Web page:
P: Half-transparent gap/line added on the bottom of an image when resizing

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Community Beginner ,
May 16, 2022 May 16, 2022

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캡처.PNG

sorry in advance for the poor quality image.

When I resize an image with the black-colored pixels on the bottom, it creates a half-transparent, gray-colored line. It doesn't matter if I make the image bigger or smaller, it makes that empty gap. It's a glitch that has been there since photoshop CC 2017. 
People I know have been manually filling the gap or covering it. Has anyone experienced a similar issue?

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Adobe Employee , May 17, 2022 May 17, 2022

I don't think this is a new behavior. It's a subpixel of interpolation from the transparent pixels off the edges of the floating layer. A background layer won't have this behavior.

 

CS6: https://shared-assets.adobe.com/link/92567b9b-b982-4758-4022-f89d03e8655c

CC 2015.5: https://shared-assets.adobe.com/link/b4e99102-e9c2-4ea5-6bef-5632ce41aeb1

CC 2022: https://shared-assets.adobe.com/link/b5c4ae1a-7545-4ba2-4032-6aa710054f62

 

I'll see if this is something we can improve in the future.

 

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Explorer ,
Jun 06, 2019 Jun 06, 2019

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When I resize a photo, Photoshop is putting a single-pixel semi-transparent border around the entire resized image. In the original image the color goes all the way to the edge of the image and there are no transparent pixels anywhere in the image to begin with. See the enlarged screen capture below, the red arrows point to the top and left border added by Photoshop after sizing it down.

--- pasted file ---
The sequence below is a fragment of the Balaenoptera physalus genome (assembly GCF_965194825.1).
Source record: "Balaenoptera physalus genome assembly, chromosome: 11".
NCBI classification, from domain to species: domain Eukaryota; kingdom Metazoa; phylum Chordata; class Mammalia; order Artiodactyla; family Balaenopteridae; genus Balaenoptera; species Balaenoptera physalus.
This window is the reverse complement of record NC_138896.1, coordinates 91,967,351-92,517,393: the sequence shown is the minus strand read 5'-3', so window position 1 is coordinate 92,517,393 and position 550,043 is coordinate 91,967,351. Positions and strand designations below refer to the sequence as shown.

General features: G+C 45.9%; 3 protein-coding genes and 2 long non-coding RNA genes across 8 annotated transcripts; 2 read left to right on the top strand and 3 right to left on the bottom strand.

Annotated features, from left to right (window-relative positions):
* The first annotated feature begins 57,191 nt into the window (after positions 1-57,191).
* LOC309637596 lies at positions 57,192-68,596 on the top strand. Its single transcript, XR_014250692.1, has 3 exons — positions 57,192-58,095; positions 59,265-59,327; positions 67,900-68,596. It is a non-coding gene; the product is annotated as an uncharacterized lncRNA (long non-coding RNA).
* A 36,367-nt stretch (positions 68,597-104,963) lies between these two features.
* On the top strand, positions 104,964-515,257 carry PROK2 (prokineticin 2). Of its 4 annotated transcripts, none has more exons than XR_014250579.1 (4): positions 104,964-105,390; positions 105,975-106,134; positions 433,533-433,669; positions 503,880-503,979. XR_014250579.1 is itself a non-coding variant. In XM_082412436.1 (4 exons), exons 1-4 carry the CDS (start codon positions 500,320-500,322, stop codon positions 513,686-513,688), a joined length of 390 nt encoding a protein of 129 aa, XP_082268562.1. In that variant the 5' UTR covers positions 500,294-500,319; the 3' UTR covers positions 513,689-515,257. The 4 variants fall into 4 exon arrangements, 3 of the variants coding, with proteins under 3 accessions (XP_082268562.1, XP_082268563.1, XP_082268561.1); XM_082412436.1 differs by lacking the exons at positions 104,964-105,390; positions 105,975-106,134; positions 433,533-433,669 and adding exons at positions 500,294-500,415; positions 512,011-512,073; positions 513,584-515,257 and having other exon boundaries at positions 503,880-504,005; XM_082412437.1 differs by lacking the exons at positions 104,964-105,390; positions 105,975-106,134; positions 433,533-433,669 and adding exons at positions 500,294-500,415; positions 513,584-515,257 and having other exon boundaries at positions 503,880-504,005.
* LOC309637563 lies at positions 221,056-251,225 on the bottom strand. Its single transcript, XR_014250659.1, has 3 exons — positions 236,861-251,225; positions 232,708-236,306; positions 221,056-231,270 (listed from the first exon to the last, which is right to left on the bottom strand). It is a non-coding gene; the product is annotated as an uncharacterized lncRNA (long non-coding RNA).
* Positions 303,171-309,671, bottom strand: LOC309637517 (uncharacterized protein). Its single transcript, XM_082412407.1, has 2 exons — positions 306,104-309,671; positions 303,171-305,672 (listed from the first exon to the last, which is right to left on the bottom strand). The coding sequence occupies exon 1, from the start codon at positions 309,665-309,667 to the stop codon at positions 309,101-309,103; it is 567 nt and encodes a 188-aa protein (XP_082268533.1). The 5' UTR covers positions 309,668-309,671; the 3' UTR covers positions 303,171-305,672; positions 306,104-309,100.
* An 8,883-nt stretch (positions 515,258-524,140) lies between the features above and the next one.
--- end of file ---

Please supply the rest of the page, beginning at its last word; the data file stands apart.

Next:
Screen Shot 2019-05-31 at 3.44.19 PM.jpg

PLEASE FIX THIS, it's a really annoying bug, thanks.

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Adobe Community Professional ,
Jun 06, 2019 Jun 06, 2019

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Hi

We do not work for Adobe, we are just Photoshop users here.

You can report bugs at the link below where they will be seen by developers.https://feedback.photoshop.com/photoshop_family

Photoshop Family Customer Community

although it has been reported previously : Photoshop: Why does resizing a document without a background layer causes transparent pixels on edge...

In the meantime you can work around the issue by adding a background layer (locked). Add a new layer , use Shift +Ctrl+Alt+E to merge a copy of all visible onto it. Move it to the bottom of your layerstack and use Layer > New Background from Layer. Then resize.

Dave

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Community Beginner ,
Sep 15, 2019 Sep 15, 2019

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Thanks a lot. This worked for me!

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Community Beginner ,
May 01, 2020 May 01, 2020

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I am using Photoshop 2020 and just came across this bug. I've seen arguments that it's only doing the correct thing as there are no pixels ouside the image and so interpolating the edge pixels can't work properly, but thats a feeble answer from someone who is a developer (PS I am a dev myself). The common sense approach is that this should not happen and is what most people expect and so I would class this as a bug. However, I have found a much simpler solution than the convoluted solution above. Just duplicating the layer and then resizing seems to work. PS My issue was with a single PNG image opened in Photoshop and therefore I only have one layer to start with,